Kollel-Only Schools

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[The following is from the Iyar/May RJJ Newsletter. It has elicited a considerable response, including the suggestion that it receive wider circulation and that is the reason why I am posting it.]

It has been evident for many years that if somehow Rebbi Akiva and Rebbi Eliezer were transplanted into contemporary religious Jewish life at the time that they were beginning their study of Torah, it is highly unlikely that they would be admitted to our best yeshivas. They would be sent to a kiruv school or perhaps one of the weak day schools that dot our communal landscape. Only after they were thoroughly cleansed of the baneful effects of bad parentage and background might they be accepted by our strongest schools.

It is also true that children of many Talmudic sages and Torah scholars of subsequent generations, including the recent period, would also be turned away from some yeshivas and Beth Jacobs. Although these parents were transcendent scholars and spiritual giants, alas they had the serious defect of earning their livelihood outside of the four cubits of Torah, perhaps by being in business or a professional or working for government or a private employer. There are mosdos at the elementary school level in Israel and now in this country that will not accept children from such homes, presumably to protect those who are admitted from harmful influences.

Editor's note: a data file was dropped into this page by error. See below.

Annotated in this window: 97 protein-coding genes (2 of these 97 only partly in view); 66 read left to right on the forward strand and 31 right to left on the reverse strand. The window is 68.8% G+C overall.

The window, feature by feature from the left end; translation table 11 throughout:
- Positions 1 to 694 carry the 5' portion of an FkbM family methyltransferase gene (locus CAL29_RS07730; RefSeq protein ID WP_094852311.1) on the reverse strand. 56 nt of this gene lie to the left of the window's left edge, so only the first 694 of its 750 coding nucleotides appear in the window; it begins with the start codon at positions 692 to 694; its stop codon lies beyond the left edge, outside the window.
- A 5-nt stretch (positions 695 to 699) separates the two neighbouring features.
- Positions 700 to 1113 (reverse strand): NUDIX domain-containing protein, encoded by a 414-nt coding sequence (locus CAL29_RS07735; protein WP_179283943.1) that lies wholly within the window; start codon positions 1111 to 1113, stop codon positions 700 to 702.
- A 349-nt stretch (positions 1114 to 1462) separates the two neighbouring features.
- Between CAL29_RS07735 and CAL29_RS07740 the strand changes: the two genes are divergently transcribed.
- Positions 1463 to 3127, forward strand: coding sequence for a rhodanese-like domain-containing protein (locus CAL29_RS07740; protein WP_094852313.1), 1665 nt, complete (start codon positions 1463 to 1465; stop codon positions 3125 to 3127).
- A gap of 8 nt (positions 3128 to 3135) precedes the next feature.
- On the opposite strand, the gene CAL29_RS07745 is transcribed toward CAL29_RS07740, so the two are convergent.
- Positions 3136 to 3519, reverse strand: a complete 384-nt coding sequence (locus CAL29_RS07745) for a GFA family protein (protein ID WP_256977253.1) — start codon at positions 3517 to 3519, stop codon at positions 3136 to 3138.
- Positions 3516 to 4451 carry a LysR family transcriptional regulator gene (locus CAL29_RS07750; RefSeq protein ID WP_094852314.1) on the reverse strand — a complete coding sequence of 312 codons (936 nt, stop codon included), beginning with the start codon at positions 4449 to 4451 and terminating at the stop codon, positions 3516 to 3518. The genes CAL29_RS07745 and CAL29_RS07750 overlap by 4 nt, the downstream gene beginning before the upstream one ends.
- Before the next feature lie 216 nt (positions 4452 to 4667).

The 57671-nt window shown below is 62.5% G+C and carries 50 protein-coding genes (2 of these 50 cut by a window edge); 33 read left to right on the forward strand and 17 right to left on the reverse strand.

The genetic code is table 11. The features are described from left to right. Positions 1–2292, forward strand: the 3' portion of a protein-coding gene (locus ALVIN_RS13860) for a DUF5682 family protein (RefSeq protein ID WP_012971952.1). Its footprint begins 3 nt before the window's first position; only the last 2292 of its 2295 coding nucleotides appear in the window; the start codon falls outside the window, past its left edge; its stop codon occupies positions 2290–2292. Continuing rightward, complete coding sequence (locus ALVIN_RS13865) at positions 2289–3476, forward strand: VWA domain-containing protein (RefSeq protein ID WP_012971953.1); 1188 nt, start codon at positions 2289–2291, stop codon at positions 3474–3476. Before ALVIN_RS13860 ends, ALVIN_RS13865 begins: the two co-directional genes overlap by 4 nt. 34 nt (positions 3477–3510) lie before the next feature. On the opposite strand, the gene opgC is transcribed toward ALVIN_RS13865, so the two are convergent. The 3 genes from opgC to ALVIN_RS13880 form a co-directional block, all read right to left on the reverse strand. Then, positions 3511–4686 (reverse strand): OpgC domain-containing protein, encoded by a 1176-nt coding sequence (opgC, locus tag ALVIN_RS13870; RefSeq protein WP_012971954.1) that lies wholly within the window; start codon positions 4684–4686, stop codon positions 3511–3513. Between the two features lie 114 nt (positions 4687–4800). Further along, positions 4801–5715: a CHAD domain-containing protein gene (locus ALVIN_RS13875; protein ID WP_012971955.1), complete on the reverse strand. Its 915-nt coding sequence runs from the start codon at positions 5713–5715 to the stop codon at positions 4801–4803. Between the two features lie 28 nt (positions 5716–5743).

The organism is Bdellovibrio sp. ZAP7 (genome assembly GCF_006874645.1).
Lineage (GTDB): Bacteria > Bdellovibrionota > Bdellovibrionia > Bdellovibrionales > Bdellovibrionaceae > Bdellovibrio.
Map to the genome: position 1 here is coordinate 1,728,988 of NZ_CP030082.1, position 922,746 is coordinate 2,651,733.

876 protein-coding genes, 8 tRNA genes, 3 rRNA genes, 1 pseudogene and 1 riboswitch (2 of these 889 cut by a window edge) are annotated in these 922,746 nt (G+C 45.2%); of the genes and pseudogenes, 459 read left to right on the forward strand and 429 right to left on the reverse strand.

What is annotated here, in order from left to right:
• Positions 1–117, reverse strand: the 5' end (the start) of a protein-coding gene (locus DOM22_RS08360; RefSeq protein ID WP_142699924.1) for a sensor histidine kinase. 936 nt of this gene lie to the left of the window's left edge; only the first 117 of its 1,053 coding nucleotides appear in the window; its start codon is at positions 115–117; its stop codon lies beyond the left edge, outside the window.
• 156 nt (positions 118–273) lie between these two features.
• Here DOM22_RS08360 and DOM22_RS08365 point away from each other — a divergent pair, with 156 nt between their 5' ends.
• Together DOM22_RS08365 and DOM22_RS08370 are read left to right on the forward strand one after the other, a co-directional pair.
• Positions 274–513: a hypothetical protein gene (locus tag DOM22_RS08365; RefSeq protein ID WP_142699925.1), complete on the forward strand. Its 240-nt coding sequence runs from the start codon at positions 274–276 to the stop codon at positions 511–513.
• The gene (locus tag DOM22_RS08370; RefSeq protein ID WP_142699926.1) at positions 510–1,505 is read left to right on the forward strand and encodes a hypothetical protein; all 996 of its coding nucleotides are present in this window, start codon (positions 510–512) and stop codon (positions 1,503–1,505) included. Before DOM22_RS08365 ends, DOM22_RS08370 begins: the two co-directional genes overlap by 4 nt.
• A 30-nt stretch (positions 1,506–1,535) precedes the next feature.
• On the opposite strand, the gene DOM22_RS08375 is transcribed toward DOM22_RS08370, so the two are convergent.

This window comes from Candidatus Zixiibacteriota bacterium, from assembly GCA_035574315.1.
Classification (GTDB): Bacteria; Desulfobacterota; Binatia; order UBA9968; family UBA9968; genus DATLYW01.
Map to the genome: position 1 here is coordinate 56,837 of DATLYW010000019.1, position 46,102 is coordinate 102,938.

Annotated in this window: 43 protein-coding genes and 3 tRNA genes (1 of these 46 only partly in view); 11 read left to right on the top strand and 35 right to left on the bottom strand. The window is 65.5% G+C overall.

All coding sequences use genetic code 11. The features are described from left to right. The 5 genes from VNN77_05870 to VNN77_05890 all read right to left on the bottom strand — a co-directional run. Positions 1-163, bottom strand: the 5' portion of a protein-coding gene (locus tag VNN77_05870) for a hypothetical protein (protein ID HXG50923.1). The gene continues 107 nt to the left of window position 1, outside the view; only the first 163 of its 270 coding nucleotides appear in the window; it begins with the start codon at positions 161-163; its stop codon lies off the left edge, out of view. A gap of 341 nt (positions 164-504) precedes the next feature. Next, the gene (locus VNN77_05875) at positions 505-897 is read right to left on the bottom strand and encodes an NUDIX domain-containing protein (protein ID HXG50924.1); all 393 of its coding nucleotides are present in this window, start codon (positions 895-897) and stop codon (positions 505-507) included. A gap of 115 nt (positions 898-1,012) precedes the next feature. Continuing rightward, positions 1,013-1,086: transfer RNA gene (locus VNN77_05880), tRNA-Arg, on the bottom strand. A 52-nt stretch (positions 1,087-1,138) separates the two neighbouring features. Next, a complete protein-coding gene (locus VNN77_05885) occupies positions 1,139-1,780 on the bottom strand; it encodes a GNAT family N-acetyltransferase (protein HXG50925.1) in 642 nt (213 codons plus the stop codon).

Whatever the explanation, this is madness, an example of the spreading sickness known as extreme frumkeit. It is said that children with working fathers live in more affluent homes, have nicer clothing, tend to show off, or that their appearance makes other children feel inferior, etc. This is inaccurate on several grounds, most notably the obvious fact that at least in this country, a majority of yeshiva-world families with a working father struggle to make ends meet. The more likely explanation is that schools with an exclusionary policy seek to proclaim that they are better because their students come from pure Torah homes.